Christian Fennesz relays four compelling deep space images from his unique electro-acoustic microcosmos in ‘Agora’, the Viennese artist’s first album since ‘Bécs’ 
Borrowing its title from the ancient greek word for a gathering place, ‘Agora’ finds Fennesz creating highly detailed, alien ecologies of sound riddled with myriad, interlaced dynamics, but each singular in their scope. They variously transition from wide-open to busy, hyper-populated zones of enquiry and back again, but paradoxically enough all come as the result of one man in his spare room, composing inside a pair of headphones.
Change of circumstances meant that Fennesz couldn’t use his usual studio and by necessity was limited to what was at hand in his spare bedroom-turned-studio - just like the old days when he wrote his first record. These limitations pushed him further to explore worlds of possibility contained within his guitar and computer, with drily functional titles such as ‘In My Room’ invoking ideas from both Alvin Lucier and J.G. Ballard to explore vast realms of reverberant, imaginary space, while ‘Rainfall’ feels to emulate a lush spring downpour over bust city streets, all splitting greys and oil and concrete reflection, and ‘Agora’ radiates into every corner of the synthesised soundfield with gloriously detached, isolationist effect, alongside the bittersweet then and coruscating texture of ‘We Trigger The Sun’.
Lovely, organic modular synthesis reflecting the natural world in a humble, new age, and microkosmically-expressive style
“"full/new" is an expression of mutual planetary motion. Drawing a school of listeners to the floor of Commend’s relatively small interior on a late July Sunday afternoon in 2018, Emily A. Sprague and Lightbath (aka Bryan Noll) provided an hour of aqueous reflections that whispered with the trees outside on Forsyth street and tempered the activity of the surrounding island.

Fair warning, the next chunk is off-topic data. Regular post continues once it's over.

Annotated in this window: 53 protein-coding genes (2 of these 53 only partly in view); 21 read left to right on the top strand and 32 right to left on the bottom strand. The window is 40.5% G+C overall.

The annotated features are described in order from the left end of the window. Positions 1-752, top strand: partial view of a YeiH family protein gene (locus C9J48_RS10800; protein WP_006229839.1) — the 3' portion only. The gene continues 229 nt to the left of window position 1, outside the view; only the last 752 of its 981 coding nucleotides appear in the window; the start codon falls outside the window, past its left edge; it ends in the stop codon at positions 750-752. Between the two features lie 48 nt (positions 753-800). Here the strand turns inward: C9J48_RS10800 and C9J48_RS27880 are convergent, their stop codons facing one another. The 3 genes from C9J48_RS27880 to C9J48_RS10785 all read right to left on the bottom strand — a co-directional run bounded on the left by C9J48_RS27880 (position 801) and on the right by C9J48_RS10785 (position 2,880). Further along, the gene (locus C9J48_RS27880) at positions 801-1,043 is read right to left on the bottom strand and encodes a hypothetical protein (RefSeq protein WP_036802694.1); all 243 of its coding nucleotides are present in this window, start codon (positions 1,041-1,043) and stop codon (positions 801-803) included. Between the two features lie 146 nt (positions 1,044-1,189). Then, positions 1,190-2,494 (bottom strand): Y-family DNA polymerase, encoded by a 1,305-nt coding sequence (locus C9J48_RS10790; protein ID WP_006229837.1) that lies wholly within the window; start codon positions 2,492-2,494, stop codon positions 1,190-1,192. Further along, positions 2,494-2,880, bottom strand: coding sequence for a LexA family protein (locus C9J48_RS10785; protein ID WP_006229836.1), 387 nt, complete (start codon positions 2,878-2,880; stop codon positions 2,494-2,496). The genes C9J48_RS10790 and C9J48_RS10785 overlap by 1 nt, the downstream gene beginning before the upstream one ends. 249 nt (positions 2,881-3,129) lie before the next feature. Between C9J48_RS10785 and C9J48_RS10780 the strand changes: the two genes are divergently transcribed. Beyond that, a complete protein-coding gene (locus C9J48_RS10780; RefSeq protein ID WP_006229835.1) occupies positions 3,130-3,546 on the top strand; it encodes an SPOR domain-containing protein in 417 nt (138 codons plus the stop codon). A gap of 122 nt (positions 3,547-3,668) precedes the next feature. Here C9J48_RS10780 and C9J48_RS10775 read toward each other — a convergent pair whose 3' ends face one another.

Frequent collaborators, Sprague and Noll have been traveling some years on the same light ship through music, friendship, darkness, and spiritual joy, sailing not only the same creative waters of improvised ambient music but also of deeper life events, providing support and connection. full/new represents the cosmic encounter of these two amongst friends, their complementary sets in healing ceremony, celebration and reunion.
To begin, Lightbath (in collaboration with a plant via the MIDI Sprout) daubs an arc of floaty melodics, chalky auras and affecting chimes into space. Nurtured by Noll’s composer-gardner spirit, “full” manifests a magnetic kineticism as person and machine travel together exchanging ideas in turn, flowing with the motion and change of the tides. An articulation of weightless abundance, “full” is balanced by the complementary piece “The Hermit”, a seven-minute piece recorded six days before the event using the same configuration of modules. Noll describes “The Hermit” as a meditation on one zone while its dynamic sibling, “full” is a stream of consciousness journey through multiple.
If “full” portrays voluptuous movement, “new” is its accompanying voice of possibility and renewal. Sprague pulls listeners into a thin cocoon of reverie, swayed gently by arpeggios in positive and negative acceleration. An interlude of rustling, trickling, bird calls and the occasional tapping signals the frolicking of polyphonic melodies over a swelling, sonorous bass. The final movement stills out into a sanguine solitude, leaving us with a single, extended note.”
Hearing Plantasia in the 21st century, it seems less an ode to our photosynthesizing friends by Garson and more an homage to his wife, the one with the green thumb that made everything flower around him.
"In the mid-1970s, a force of nature swept across the continental United States, cutting across all strata of race and class, rooting in our minds, our homes, our culture. It wasn’t The Exorcist, Goodbye Yellow Brick Road, or even bell-bottoms, but instead a book called The Secret Life of Plants. The work of occultist/former OSS agent Peter Tompkins and former CIA agent/dowsing enthusiast Christopher Bird, the books shot up the bestseller charts and spread like kudzu across the landscape, becoming a phenomenon. Seemingly overnight, the indoor plant business was in full bloom and photosynthetic eukaryotes of every genus were hanging off walls, lording over bookshelves, and basking on sunny window ledges. The science behind Secret Life was specious: plants can hear our prayers, they’re lie detectors, they’re telepathic, able to predict natural disasters and receive signals from distant galaxies. But that didn’t stop millions from buying and nurturing their new plants.